Flashcards in introduction to endorinology Deck (68):
epithelial lining forms ducts
sheets of cells secrete hormones into the bloodstream
how is communication between glands & other tissues achieved?
but the secretion of a hormone into the blood stream & transport to a target site
how is specificity of signalling achieved?
- chemically distinct hormones
- specific receptors for each hormone
- distinct distribution of receptors across target cells
highest level of the endocrine system, major centre of pituitary control
steroid precursors & testosterone
what are the 3 main classes of chemical natural hormones?
- glycoproteins & peptides
- tyrosine & tryptophan derivatives
which is the most diverse class of the chemical natural hormones?
glycoproteins & peptide
what does the glycoprotein & peptides class encompass?
amino acid chains of variable length, can be simple or contain disulphide bonds or be multiple chains
give an example of the glycoproteins & peptides
what are steroids derived from?
give an example of tyrosine & tryptophan derivatives
describe the synthesis, storage and attitude to water of amines?
pre-synthesised stored in vesicles
when are amines released from their vesicles?
in response to stimuli by calcium dependent exocytosis
how are amines mainly transported?
"free" in plasma
what's special about the vesicles that store hormones?
usually protected from effects of that hormone
describe the synthesis, storage and attitude to water of peptides & proteins?
pre-synthesised usually from a longer precursor & stored in vesicles, hydrophilic
when are peptides & proteins usually released from their vesicle?
in response to stimuli by calcium dependant exocytosis
how are peptides & proteins transported?
"free" in plasma
what is the major trigger for the release of insulin?
the sensing of glucose in the intracellular space between beta cells of the pancreas
describe the synthesis, storage and attitude to water of steroids?
synthesised & secreted upon demand, hydrophobic
what do the stimuli of steroid synthesis increase?
increase cellular uptake & availability of cholesterol & increase the rate of conversion of cholesterol to pregnenolone
what is the rate limiting step of steroid synthesis?
the conversion of cholesterol to pregnenolone
how are steroids transported?
mainly found to plasma proteins
are steroids active when bound to plasma proteins?
no, only "free" is biologically active
how soluble are steroids & thyroxine in plasma?
what do carrier proteins do for steroids & thyroxine?
increase the amount transported in blood
prevent rapid excretion
how do plasma proteins prevent rapid excretion of steroids & thyroxine?
prevent filtration at the kidney
what does cortisol-binding globulin do?
binds cortisol in a selective manner & some aldosterone
what does thyroxin-binding globulin do?
binds thyroxine selectively & some triiodothyronine
what does sex steroid-binding globulin do?
binds manly testosterone & estradiol
what does albumin do in terms of being a carrier protein?
binds many steroids & thyroxine
what does transthyretin do?
binds thyroxine & some steroids
why do proteins & peptides not require carrier proteins for transport?
they are soluble in plasma
what do carrier proteins do altho helps maintain relatively constant concentrations of free lipophilic hormone in the blood?
act as buffer & reservoir, free & bound hormone are in equilibrium
can free or bound hormone cross the capillary wall to activate receptors in target tissue?
how are surges in hormone secretion buffered?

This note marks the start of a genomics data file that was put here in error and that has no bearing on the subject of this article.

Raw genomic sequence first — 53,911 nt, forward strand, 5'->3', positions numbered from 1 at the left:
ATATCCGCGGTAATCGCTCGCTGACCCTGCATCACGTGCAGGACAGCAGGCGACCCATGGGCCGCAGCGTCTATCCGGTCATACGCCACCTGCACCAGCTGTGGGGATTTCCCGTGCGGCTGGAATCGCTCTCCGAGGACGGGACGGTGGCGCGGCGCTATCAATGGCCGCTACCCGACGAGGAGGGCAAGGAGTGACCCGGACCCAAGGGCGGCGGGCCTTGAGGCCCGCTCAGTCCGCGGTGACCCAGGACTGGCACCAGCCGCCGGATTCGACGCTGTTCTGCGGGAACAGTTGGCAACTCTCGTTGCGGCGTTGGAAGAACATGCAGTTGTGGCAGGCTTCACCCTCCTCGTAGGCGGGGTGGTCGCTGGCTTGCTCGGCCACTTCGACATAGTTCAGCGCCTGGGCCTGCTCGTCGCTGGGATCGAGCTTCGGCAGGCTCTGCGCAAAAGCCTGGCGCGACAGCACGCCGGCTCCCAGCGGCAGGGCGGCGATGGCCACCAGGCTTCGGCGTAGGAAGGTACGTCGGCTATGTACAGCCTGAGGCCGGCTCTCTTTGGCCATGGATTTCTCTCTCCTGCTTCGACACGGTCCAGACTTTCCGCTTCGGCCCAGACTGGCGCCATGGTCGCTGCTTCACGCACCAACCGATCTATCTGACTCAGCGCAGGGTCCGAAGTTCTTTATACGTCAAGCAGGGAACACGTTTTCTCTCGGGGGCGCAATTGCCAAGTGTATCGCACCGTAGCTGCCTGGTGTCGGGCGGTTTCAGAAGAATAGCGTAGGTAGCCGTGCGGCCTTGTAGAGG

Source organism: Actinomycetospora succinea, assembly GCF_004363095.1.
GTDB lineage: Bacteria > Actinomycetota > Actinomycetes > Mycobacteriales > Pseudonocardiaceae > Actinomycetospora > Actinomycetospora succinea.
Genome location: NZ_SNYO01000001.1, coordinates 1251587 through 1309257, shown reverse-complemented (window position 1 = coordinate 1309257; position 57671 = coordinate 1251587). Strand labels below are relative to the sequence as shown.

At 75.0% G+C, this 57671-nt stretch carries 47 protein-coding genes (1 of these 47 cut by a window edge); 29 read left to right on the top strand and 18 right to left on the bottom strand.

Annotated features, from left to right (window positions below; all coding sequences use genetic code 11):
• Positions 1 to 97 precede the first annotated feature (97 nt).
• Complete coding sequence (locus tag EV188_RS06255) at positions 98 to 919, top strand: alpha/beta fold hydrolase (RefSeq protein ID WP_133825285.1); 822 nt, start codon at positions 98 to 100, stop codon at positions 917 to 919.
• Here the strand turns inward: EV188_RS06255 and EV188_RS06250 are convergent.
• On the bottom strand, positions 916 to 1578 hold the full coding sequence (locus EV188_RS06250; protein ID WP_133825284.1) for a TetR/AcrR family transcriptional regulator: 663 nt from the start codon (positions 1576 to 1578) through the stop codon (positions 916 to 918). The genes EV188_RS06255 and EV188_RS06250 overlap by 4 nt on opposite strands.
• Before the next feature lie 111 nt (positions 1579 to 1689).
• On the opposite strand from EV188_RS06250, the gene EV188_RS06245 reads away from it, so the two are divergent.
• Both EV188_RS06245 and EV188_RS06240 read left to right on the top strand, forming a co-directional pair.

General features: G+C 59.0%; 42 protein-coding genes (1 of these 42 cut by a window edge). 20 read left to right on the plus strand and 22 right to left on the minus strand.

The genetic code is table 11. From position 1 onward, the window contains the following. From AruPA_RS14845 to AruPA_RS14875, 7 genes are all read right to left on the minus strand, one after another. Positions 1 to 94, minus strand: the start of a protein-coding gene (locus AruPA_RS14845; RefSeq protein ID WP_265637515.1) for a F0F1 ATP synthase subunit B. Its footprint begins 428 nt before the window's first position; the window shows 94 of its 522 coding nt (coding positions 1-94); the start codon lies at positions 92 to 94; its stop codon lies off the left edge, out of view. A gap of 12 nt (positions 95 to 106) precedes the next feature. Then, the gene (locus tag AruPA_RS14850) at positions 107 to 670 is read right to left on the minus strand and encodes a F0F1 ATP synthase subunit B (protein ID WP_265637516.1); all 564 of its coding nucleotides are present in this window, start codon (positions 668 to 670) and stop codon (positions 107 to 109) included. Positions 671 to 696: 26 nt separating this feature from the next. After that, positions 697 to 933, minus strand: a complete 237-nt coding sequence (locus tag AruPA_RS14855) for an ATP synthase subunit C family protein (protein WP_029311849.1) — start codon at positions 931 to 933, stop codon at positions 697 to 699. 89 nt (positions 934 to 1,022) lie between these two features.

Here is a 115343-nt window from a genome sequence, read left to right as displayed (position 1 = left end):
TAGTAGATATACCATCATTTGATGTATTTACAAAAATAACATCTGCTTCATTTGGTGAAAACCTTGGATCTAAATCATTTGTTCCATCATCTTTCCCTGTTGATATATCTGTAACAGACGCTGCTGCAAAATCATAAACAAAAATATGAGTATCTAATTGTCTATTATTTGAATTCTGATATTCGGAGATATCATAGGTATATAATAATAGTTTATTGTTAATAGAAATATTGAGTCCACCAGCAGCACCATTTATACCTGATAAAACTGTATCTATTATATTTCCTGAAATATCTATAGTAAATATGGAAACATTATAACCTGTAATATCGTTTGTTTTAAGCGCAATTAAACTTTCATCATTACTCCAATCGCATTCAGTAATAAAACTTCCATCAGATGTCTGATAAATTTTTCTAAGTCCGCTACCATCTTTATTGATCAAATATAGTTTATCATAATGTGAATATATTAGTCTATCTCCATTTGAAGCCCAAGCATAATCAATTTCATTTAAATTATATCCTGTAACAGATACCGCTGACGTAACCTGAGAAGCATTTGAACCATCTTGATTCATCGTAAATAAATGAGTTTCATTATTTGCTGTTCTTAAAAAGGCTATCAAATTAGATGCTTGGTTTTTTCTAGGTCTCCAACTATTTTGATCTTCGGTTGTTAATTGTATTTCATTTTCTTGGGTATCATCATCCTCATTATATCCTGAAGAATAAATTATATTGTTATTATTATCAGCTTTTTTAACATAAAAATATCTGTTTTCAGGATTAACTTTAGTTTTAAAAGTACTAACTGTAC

by binding to carriers, free concentration then doesn't rise abruptly
how is free hormone removed from plasma & what is it replaced by?
removed by elimination & replaced by bound hormone dissociating from carrier protein
what is the primary determinant of plasma concentration?
rate of secretion
what does negative feedback do?
maintains plasma concentration at a set level
what does tropic mean?
a hormone that acts upon another endocrine gland to regulate its secretion of hormone
what does a neuroendocrine mechanism do?
elicits sudden burst in secretion to meet a specific stimulus
what does diurnal (circadian) rhythm mean?
secretion rate fluctuates up & down as a function of time, entrained to external cues
how does elimination occur?
where does metabolism tend to take place?
where does excretion tend to take place?
how can the plasma concentration of a hormone be described in terms of secretion & elimination
secretion - elimination
when should cortisol levels be checked if a deficiency is suspected?
9am, should be at optimum level
when should cortisol levels be checked if an excess (cushing's syndrome) is suspected?
midnight, should be very low
name some hormones other than cortisol that exhibit diurnal variation
when are testosterone levels highest in men?
in the morning
what are the 3 types of hormone receptor?
- G-protein coupled receptors (GPCR)
- receptor kinases
- nuclear receptors
which of the 3 types of hormone receptor is found intracellularly?
how are nuclear receptors reached by hormones?
the ligand of the hormone is lipophilic so can diffuse across the plasma membrane of cells
what are GPCRs activated by?
amines & some proteins/peptides
which GPCRs are involved in major signalling pathways?
what are receptor kinases activated by?
what are nuclear receptors divided into?
what are class 1 nuclear receptors activated by?
many steroid hormones
in the absence of activating ligand, where are class 1 nuclear receptors mainly located?
in the cytoplasm bound to inhibitory heat shock proteins
where do class 1 nuclear receptors move to in the presence of an activating ligand?
where are class 2 nuclear receptors found?
constitutively present in the nucleus
what are class 2 nuclear receptors activated by?
mostly by lipids
what are hybrid class nuclear receptors activated by?
thyroid hormone & other symptoms